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June 26, 2017

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Roller derby gaining in popularity outside US

STERLING, Virginia -- Adrienne Schreiber curls down her lower lip to reveal "SF1" inked in black — a tattoo celebrating Scare Force One, a tribe of fierce Washington women on roller skates.

When they get together, they push, shove and — above all — win.

Bureaucrats, teachers and scientists, the women who compete in roller derby — an American game that is quickly gaining traction abroad — come from all walks of life.

But to take part is not merely to don skates and score points.

On a recent Saturday afternoon in a sportsplex in Sterling, Virginia, a suburb of the U.S. capital, the DC All-Stars A team — drawn from the area's four teams including Scare Force One — competed against the Vixens from Canada's Rideau Valley Roller Girls league.

This is a full-contact sport with jostling, bumping and hitting — so long as it isn't done with the elbows, forearm, hands, head or lower legs.

It is not for the faint of heart or spirit.

As each team of five races around the track, the "jammer" pushes ahead of the pack in an attempt to lap the other team's players. After an initial pass, points are scored with each opposing player the jammer passes.

Team-themed tattoos and frequent injuries are common, as are tough personalities and derby pseudonyms. Condoleezza Slice and Nasty Pelosi — puns on the names of two of Washington's most powerful women — play in the area.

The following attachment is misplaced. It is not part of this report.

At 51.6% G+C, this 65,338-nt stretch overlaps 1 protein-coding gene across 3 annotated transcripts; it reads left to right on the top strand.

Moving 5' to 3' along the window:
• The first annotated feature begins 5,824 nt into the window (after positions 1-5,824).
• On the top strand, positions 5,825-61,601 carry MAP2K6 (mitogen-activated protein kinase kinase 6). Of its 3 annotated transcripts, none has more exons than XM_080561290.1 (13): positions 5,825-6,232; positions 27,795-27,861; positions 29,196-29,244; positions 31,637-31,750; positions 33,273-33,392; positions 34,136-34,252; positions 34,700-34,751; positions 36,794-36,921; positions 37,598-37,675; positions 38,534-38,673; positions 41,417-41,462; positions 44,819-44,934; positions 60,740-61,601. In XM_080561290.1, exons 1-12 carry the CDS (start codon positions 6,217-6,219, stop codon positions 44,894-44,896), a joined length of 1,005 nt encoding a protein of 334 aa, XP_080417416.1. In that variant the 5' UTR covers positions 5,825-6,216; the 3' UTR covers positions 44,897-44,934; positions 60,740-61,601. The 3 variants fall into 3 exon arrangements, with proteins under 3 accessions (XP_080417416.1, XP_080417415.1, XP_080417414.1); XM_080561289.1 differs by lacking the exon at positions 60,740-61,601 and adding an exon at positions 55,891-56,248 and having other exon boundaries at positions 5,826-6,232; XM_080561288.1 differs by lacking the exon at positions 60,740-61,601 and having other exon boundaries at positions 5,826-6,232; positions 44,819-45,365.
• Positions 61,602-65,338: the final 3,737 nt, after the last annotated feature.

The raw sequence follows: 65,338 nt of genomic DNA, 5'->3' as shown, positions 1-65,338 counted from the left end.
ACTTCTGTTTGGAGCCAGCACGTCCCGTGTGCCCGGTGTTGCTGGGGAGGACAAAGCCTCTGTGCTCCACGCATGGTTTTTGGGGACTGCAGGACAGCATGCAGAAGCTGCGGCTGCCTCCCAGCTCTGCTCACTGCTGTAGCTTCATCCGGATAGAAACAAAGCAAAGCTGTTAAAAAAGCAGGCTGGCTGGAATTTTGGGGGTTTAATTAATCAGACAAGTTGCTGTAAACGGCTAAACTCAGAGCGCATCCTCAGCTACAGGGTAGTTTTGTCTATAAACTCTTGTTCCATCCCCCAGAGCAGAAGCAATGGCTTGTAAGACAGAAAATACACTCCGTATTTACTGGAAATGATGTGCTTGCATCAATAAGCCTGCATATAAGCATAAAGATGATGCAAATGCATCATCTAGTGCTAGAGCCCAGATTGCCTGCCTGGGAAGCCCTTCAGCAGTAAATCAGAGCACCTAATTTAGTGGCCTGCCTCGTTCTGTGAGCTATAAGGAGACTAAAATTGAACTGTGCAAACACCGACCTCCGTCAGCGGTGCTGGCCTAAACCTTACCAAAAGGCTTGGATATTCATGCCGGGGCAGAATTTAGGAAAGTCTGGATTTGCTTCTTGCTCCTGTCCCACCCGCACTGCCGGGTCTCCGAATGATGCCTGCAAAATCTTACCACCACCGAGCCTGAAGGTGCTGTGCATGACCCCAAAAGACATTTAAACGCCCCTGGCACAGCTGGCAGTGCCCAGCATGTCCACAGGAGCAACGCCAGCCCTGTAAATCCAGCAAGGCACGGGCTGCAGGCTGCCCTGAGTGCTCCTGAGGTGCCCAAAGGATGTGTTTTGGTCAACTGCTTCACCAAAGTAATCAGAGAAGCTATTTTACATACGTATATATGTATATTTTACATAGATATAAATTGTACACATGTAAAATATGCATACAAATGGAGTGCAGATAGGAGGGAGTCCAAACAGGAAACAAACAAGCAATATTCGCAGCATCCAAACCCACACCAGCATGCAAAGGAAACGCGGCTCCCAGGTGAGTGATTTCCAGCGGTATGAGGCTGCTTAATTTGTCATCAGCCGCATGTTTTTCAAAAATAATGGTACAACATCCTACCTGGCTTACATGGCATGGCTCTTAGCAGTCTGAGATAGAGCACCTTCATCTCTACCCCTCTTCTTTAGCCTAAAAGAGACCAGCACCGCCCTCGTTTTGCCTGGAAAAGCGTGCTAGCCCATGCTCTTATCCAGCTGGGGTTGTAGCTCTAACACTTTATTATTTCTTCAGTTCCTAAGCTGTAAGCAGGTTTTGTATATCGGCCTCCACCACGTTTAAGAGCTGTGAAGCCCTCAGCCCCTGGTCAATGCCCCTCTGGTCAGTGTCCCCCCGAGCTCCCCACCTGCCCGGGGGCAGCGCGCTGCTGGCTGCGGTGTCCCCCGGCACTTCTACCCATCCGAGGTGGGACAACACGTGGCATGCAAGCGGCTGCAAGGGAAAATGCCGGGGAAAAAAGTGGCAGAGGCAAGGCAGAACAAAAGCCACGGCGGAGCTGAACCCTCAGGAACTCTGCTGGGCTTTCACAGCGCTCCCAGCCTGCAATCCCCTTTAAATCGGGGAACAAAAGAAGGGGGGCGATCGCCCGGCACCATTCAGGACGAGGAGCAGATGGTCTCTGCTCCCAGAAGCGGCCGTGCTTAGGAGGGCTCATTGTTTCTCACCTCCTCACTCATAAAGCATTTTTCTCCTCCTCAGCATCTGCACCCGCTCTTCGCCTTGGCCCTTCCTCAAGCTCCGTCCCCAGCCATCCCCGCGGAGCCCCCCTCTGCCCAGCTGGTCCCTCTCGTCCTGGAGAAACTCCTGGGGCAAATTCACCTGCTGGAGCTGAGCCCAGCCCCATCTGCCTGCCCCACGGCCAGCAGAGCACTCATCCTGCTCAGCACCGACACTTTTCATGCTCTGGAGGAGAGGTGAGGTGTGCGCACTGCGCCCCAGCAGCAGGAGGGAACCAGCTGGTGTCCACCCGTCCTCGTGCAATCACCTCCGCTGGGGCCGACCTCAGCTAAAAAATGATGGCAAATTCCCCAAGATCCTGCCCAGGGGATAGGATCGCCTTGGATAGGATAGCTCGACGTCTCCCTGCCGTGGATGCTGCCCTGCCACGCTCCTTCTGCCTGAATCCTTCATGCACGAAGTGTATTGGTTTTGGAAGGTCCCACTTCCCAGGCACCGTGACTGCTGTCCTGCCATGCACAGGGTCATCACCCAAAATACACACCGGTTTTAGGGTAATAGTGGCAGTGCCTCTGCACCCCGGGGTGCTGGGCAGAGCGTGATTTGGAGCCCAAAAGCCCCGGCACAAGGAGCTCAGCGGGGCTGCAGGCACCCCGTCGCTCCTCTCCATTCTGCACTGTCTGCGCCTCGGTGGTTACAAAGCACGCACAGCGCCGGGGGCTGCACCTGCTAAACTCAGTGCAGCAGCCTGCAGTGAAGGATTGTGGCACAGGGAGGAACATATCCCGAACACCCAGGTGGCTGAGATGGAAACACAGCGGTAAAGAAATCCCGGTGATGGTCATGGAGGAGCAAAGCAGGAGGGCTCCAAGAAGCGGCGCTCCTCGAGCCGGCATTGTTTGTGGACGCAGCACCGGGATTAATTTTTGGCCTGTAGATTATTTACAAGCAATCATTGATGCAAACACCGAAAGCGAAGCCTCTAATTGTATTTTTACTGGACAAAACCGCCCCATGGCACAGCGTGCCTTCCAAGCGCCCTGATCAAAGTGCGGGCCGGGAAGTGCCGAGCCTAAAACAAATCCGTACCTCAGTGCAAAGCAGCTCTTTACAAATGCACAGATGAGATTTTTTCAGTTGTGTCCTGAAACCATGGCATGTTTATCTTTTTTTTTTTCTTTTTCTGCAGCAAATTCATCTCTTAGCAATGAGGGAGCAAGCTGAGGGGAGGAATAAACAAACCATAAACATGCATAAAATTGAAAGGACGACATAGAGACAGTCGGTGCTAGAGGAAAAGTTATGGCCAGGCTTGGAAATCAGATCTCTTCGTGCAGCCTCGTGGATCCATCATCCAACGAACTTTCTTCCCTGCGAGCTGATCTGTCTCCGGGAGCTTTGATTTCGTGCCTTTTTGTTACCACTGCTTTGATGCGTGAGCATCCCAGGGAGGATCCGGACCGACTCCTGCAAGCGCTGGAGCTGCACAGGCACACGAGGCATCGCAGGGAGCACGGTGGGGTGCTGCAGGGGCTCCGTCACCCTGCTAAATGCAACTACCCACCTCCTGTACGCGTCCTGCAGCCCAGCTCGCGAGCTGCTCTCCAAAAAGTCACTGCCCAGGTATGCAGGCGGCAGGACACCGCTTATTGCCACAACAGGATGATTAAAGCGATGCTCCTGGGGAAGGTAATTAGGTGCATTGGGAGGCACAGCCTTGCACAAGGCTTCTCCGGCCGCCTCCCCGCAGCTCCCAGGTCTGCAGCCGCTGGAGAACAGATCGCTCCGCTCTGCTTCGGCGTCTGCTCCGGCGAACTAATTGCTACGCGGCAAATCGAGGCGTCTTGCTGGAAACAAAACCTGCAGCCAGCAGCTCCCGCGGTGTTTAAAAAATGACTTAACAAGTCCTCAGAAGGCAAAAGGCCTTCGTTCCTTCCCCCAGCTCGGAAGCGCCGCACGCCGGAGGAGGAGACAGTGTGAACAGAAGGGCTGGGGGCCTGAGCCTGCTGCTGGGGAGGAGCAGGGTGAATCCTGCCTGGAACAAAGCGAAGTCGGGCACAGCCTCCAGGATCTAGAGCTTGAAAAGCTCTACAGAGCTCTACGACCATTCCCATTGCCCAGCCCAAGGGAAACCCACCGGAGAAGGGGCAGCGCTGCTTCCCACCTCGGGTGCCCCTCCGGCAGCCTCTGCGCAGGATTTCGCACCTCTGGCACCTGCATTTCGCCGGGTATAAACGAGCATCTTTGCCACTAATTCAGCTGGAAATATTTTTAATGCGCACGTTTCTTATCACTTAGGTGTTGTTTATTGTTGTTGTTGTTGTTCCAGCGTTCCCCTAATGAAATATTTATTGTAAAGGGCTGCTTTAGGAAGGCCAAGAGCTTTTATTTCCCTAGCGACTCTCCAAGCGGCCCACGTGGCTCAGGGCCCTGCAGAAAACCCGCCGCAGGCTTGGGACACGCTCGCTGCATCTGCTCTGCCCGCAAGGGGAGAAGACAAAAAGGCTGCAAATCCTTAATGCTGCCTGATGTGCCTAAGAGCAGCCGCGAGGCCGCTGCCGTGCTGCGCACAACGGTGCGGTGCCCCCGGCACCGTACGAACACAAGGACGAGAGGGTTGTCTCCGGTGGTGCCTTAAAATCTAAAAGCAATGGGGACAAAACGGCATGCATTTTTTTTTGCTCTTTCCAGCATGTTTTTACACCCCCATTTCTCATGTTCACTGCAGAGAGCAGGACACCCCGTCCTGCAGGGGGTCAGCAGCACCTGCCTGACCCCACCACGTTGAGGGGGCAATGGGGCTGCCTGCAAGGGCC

The 31-year-old Schreiber — who last year opened Washington's first-ever derby shop, Department of Skate — competes under the name Velocityraptor.

From Mexico to Malaysia

Roller derby, which got its start in 1930s Chicago, has had peaks and valleys of popularity and a brief period in the 1970s full of theatrical stunts and storylines similar to those in professional wrestling.

"I think women really stuck with derby because it was an early sport where they were on the same track as men," said James Vannurden, curator of the National Museum of Roller Skating in Lincoln, Nebraska.

The Women's Flat Track Derby Association (WFTDA), the governing body under which many teams operate, had just a couple dozen leagues when it began 10 years ago, all of them in the United States.

Today, there are 243 full-member leagues, according to WFTDA public relations manager Kali Schumitz. The organization also has 101 apprentice leagues that are training to join the competition ranks.

And until just a few years ago, non-American teams were rare.

But WFTDA leagues now exist in South America, Europe, Australia, New Zealand and Japan. The website counts 1,307 women's flat-track leagues worldwide, from Mexico to Malaysia.

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